It’s doing my head in to a point. I hate it. Frustration is a massive thing because I’m in my 50s and like I said I’m an ex-firefighter and all that stuff and I’m used to being healthy and active, I’m not someone for sitting around and watching TV all day.—Male, aged 50–59 years

None of the participants attributed weight gain solely to AF, although some cited reduced physical capacity due to AF symptoms as a contributing factor. Returning to sinus rhythm was for some the only way to regain health and previous lifestyles. This resulted in postponing weight management attempts until such a time when, back in rhythm, they would regain the mental energy to focus on diet and the physical capability to exercise.

Doing the right thing

All participants considered overweight unhealthy and undesirable, and articulated positive health behaviours as doing the right thing. All four elements of the COM-B model are reflected within this theme—participants reported motivation to lose weight and intentional behaviour change but felt their health or bodily constitution hindered their capability, or lacked the opportunity to access appropriate services. Inability to sustain weight loss despite following advice to the best of their ability caused significant frustration. A male participant who had previously lost but then regained weight following a high-protein commercial weight-loss programme reflected on the slower measurable effects of his current low-fat, calorie-controlled approach:

I try and eat healthily—we do eat healthily—we have fruit and veg more, far more than five portions a day, so I believe we eat healthily. I try and exercise, um, so at the moment I’m on this healthy diet that the British Heart Foundation recommend, and my wife’s good at measuring out portion sizes and this sort of thing… So we’ve been doing that for a couple of weeks now and it’s ok but I’ve only lost—for me—hardly anything, like a pound or two—Male, aged 60–69 years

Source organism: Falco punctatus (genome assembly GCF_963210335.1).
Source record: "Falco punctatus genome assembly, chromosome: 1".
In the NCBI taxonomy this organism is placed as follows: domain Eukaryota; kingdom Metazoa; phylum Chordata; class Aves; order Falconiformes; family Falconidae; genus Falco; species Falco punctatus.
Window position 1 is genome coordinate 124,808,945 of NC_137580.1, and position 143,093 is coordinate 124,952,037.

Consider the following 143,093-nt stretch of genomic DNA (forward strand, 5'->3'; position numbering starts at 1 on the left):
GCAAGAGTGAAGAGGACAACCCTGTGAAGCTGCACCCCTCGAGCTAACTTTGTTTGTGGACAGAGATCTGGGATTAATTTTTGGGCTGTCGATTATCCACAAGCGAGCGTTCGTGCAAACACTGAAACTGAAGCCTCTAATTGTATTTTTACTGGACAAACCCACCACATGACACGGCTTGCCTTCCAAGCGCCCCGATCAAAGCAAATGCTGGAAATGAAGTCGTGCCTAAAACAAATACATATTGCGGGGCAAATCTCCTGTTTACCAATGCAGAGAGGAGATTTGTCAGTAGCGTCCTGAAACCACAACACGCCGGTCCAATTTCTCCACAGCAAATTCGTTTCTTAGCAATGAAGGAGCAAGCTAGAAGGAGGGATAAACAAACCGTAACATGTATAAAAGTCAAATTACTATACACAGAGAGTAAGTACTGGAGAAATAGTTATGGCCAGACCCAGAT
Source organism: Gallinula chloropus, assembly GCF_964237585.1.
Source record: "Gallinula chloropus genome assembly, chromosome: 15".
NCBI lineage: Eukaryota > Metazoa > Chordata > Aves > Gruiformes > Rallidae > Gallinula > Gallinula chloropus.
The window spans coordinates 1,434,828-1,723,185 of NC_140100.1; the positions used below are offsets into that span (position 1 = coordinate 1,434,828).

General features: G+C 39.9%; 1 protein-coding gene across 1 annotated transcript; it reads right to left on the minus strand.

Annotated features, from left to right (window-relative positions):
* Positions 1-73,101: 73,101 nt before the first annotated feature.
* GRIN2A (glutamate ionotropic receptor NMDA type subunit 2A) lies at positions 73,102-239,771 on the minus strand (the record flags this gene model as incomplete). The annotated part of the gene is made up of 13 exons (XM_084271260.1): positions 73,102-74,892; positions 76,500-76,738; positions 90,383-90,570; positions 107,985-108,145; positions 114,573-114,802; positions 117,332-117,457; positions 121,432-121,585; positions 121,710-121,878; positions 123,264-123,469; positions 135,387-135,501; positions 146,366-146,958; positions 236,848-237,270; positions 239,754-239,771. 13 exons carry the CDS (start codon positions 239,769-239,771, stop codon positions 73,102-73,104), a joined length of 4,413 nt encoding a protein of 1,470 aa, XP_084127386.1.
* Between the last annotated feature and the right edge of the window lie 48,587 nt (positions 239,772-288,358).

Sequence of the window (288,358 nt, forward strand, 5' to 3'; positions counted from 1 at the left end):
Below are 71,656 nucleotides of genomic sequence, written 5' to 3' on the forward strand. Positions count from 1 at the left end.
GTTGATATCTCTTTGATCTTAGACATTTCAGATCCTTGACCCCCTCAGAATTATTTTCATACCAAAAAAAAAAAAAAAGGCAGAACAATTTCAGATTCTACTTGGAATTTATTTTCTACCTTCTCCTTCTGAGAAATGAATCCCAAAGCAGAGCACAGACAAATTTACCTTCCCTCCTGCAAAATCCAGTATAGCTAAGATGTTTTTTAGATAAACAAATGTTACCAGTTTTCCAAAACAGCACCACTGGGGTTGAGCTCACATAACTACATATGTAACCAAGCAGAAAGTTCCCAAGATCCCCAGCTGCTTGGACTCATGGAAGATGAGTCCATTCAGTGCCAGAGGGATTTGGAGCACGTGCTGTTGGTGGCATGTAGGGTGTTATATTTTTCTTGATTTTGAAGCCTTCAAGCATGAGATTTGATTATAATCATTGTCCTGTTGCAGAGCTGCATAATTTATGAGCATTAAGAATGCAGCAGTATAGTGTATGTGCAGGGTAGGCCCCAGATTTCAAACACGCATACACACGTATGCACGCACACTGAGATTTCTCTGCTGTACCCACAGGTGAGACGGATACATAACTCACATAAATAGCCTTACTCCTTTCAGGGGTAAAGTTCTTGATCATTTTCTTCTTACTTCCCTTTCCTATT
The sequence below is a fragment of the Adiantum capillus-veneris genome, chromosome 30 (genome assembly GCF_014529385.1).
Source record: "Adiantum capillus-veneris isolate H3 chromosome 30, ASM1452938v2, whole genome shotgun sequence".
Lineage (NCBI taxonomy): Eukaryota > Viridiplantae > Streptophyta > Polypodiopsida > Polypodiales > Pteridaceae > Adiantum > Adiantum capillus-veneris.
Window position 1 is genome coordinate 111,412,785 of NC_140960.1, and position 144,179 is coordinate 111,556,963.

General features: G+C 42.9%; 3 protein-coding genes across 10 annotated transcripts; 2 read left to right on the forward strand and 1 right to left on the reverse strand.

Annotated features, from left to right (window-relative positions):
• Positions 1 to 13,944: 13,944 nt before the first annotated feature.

Many participants expressed a sense of unfairness and perceived social judgement towards people with overweight. For some, this created internal conflict as they sought to counter assumptions, while simultaneously berating themselves for a lack of self-discipline. Others viewed their own ill-health as a cause of weight gain, not a consequence of long-term overweight. Four male participants with physically demanding jobs associated being big with being strong.

All participants reported having lost weight at some point in life, citing general health concerns or body image as motivating factors. Organised diet programmes and meal replacement products were identified as helpful in achieving significant weight loss by six participants. Others preferred to self-manage, drawing on calorie reduction and exercise advice from a variety of sources. Repeat cycles of dieting and weight regain were common across the participants. Loss of motivation was frequently cited as precipitating weight regain, often associated with relaxing diet regimes around holidays or weddings. Only one participant maintained her weight loss in the long term, which coincided with significant changes in her lifestyle and personal relationships.